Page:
Billingham Express c1968

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I’ve just come across a copy of the Billingham Express from 1968. It was full of interesting stories from the area and there was even a photograph of a couple getting married. To my utter amazement I used to work with the chap at Harkers Engineering. How many other people can pick up a forty eight year old newspaper and know somebody inside? Does anyone remember how long this publication ran for?

Images and details courtesy of Mike Bellerby.

5 thoughts on “Billingham Express c1968

  1. If it happened in Billingham it was in the Express. At my school, Bede hall, we started a ten pin bowling league and sure enough our scores and averages were written up by the Express. Hardly the Superbowl I know but there it was in full details to about 3 decimal points.

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  2. I have a copy of the Billingham Express from 1956, with my wedding picture and story in it. I vaguely remember this publication starting after the World War Two ended but I left Haverton in 1957 so I don’t know when it shut down. During the 1950s a young fellow by the name of Hough was a reporter. His sister married my uncle Frank Dallison.

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  3. The Billingham Post was an Industrial newssheet printed for ICI. It was not circulated to the public. The Billingham Press was a commercial printer (still working today). The Billingham Express was printed at Hartlepool on the Hartlepool Mail presses which in turn eventually was owned by The Sunderland Echo. The Teesside Times was not a newspaper it was an advertising Freesheet. The Herald and Post is still in circulation but yet again, hardly qualifies for the title of newspaper. The 6pt font for lineage advertising was standard in the industry.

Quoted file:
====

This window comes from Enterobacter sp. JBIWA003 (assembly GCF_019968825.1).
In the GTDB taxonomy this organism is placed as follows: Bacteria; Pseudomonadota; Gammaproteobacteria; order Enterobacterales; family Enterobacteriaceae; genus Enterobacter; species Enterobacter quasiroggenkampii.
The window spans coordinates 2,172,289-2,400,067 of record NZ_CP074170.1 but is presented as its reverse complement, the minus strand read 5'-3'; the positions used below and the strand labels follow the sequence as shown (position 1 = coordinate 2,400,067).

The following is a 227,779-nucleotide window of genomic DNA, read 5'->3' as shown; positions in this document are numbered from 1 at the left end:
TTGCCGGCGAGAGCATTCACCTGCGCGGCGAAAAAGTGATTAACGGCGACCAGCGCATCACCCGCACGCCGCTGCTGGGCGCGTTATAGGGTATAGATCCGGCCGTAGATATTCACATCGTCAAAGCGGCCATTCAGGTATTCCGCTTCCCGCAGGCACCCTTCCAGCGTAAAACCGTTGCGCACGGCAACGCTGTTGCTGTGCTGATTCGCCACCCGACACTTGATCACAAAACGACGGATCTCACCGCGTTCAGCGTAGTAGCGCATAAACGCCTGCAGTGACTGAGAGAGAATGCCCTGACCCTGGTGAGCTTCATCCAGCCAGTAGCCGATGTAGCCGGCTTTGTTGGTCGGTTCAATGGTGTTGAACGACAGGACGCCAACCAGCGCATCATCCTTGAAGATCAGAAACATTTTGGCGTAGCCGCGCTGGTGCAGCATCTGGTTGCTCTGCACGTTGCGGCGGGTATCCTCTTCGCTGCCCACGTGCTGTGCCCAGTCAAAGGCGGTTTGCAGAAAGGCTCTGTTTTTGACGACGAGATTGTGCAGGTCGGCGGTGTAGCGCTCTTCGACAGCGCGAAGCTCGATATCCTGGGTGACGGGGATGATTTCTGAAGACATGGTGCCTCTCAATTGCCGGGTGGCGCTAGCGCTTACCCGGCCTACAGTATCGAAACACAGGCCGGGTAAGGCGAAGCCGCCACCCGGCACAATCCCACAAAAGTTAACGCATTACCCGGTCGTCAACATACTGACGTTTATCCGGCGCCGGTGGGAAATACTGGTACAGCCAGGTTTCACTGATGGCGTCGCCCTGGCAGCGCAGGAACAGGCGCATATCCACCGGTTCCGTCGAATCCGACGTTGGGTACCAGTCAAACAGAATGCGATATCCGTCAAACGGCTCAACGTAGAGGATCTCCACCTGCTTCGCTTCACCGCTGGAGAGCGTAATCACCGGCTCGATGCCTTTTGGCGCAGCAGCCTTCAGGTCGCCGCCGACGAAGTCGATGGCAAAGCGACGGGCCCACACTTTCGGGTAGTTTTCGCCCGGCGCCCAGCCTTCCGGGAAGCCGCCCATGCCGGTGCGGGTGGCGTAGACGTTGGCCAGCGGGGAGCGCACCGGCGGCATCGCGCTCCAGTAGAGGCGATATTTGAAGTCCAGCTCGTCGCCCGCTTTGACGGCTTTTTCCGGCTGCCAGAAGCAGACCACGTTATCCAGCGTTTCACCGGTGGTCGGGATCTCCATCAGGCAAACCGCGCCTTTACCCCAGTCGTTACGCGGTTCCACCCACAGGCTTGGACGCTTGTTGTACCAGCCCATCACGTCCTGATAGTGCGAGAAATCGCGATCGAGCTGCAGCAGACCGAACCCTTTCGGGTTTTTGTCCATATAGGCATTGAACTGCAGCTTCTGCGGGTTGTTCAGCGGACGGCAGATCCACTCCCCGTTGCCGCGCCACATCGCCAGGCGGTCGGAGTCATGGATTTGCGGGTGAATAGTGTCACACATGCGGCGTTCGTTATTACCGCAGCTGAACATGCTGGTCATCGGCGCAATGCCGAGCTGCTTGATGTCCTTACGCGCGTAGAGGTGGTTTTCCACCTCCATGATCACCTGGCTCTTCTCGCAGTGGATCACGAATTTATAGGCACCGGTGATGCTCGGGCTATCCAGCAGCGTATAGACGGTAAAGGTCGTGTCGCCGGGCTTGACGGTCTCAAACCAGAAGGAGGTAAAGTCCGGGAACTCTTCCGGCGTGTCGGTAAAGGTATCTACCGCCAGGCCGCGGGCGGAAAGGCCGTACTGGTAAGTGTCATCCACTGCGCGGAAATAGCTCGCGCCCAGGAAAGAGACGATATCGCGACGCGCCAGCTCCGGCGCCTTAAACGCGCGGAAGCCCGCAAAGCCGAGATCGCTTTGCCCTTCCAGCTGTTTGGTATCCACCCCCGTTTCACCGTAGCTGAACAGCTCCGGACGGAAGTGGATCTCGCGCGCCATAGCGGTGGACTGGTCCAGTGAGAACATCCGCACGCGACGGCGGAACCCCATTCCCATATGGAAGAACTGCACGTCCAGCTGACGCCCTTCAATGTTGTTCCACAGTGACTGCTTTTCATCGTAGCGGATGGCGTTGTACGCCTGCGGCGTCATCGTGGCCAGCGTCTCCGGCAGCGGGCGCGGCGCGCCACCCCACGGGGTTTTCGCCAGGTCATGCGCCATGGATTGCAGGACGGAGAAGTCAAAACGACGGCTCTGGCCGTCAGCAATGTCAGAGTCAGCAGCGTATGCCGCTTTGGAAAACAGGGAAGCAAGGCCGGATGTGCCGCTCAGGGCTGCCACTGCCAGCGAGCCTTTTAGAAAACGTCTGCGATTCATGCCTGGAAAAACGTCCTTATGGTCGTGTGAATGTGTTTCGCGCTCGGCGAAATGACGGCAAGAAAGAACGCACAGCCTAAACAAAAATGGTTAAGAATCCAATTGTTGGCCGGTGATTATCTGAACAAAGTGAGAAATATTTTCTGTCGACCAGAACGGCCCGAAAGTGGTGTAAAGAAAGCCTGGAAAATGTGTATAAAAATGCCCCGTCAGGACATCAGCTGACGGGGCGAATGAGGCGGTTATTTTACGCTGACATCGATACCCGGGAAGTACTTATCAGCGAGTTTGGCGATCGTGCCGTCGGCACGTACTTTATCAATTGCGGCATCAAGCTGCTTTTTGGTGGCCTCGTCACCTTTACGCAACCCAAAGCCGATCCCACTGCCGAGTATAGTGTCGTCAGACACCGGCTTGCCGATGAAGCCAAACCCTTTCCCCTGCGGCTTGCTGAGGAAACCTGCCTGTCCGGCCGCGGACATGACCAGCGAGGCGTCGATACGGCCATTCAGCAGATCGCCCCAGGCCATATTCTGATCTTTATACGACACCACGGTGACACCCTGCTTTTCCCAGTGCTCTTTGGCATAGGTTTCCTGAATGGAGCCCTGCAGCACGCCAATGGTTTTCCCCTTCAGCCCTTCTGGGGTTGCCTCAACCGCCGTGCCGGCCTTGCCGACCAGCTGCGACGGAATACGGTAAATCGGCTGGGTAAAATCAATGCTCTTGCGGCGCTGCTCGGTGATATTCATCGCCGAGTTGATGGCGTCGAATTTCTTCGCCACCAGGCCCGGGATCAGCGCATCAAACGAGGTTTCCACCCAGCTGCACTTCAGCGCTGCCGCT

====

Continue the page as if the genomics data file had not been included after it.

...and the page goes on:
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  4. Billingham had three newspapers, the Billingham Post, the Billingham Press, and the Billingham Express. The newspaper purchasing and readership decline started in the UK when newspapers switched from broad sheet to tabloid, tabloid newspapers were smaller, easier to handle and contained double the number of pages. Some tabloids had over 90 pages, the snag was the public lost interest in reading a newspaper no matter how good it was after page 16, mostly because they wanted to watch TV, with newspapers being smaller you then had a 50% reduction in column width with compositors using an almost impossible to read 6 pt or 7 pt font, in the Classified Sections some pages contained as many as small 300 lineage adverts!, The newspaper group/s accountants were happy but the advertisers were not, there adverts could not be seen or read by people wearing glasses. In the 1970s news-agents paper sales were so poor that newspaper printing companies switched to printing free-newspapers, the snag with this was distribution and finding reliable door-to-door deliverers. By the 1980s newspapers stopped boasting about their actual circulation figures and relied instead on the over-inflated ‘readership figures’. They told advertisers that 3.5 readers read ever copy of the papers they printed, which was totally untrue.

    Advertising rates rose to incredible heights, papers that once charged £8.00 /£18.00 for a small single column advert started charging £80.00/ £180.00, even though their readers were deserting them nationwide. In 1952 the arrival of national TV, then the 1998 onwards P.C. and Google internet obsession killed the newspaper industry dead (if people are watching TV or operating home computers then they are not reading newspapers!) this explains in part why in London, Leeds & Manchester, once famous newpaper titles are being given away free on the streets.

    The most depressing newspaper casualty is the famous ‘Scots Sunday Post’ decline, with locally the Middlesbrough Evening Gazette being a shadow of its former proud Northcliffe Newspapers past. In this post there is an explanation of why Billingham once had 3 newspapers; there was once a Teesside Times and a Billingham Herald & Post also. All gone with the wind.

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